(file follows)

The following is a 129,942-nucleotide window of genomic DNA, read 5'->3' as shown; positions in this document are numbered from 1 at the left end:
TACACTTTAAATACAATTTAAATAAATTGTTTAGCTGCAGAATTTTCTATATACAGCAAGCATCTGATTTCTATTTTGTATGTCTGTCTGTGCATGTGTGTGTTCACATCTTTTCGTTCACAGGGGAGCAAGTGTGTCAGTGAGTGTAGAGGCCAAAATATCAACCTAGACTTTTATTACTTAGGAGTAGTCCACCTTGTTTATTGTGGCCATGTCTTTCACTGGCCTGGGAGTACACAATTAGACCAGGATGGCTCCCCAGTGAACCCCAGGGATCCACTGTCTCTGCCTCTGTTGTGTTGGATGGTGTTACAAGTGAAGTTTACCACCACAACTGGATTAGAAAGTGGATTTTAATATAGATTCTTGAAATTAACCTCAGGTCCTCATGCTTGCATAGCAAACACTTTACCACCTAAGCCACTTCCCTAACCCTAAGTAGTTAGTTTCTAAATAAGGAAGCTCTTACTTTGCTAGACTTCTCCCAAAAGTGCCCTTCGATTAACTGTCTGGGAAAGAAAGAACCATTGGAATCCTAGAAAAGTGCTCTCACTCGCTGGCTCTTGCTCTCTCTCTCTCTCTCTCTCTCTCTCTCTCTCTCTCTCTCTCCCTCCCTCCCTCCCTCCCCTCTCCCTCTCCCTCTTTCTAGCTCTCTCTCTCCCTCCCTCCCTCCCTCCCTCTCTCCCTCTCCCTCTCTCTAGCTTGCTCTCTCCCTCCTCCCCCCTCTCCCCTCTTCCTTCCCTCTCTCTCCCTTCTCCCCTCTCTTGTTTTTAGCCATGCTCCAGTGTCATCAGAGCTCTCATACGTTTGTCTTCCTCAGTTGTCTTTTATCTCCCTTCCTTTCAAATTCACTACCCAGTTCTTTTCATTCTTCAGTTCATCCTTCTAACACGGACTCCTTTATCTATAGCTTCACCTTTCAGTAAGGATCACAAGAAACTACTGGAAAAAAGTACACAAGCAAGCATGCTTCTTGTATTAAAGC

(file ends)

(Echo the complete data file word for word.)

The following is a 129,942-nucleotide window of genomic DNA, read 5'->3' as shown; positions in this document are numbered from 1 at the left end:
TACACTTTAAATACAATTTAAATAAATTGTTTAGCTGCAGAATTTTCTATATACAGCAAGCATCTGATTTCTATTTTGTATGTCTGTCTGTGCATGTGTGTGTTCACATCTTTTCGTTCACAGGGGAGCAAGTGTGTCAGTGAGTGTAGAGGCCAAAATATCAACCTAGACTTTTATTACTTAGGAGTAGTCCACCTTGTTTATTGTGGCCATGTCTTTCACTGGCCTGGGAGTACACAATTAGACCAGGATGGCTCCCCAGTGAACCCCAGGGATCCACTGTCTCTGCCTCTGTTGTGTTGGATGGTGTTACAAGTGAAGTTTACCACCACAACTGGATTAGAAAGTGGATTTTAATATAGATTCTTGAAATTAACCTCAGGTCCTCATGCTTGCATAGCAAACACTTTACCACCTAAGCCACTTCCCTAACCCTAAGTAGTTAGTTTCTAAATAAGGAAGCTCTTACTTTGCTAGACTTCTCCCAAAAGTGCCCTTCGATTAACTGTCTGGGAAAGAAAGAACCATTGGAATCCTAGAAAAGTGCTCTCACTCGCTGGCTCTTGCTCTCTCTCTCTCTCTCTCTCTCTCTCTCTCTCTCTCTCTCTCCCTCCCTCCCTCCCTCCCCTCTCCCTCTCCCTCTTTCTAGCTCTCTCTCTCCCTCCCTCCCTCCCTCCCTCTCTCCCTCTCCCTCTCTCTAGCTTGCTCTCTCCCTCCTCCCCCCTCTCCCCTCTTCCTTCCCTCTCTCTCCCTTCTCCCCTCTCTTGTTTTTAGCCATGCTCCAGTGTCATCAGAGCTCTCATACGTTTGTCTTCCTCAGTTGTCTTTTATCTCCCTTCCTTTCAAATTCACTACCCAGTTCTTTTCATTCTTCAGTTCATCCTTCTAACACGGACTCCTTTATCTATAGCTTCACCTTTCAGTAAGGATCACAAGAAACTACTGGAAAAAAGTACACAAGCAAGCATGCTTCTTGTATTAAAGC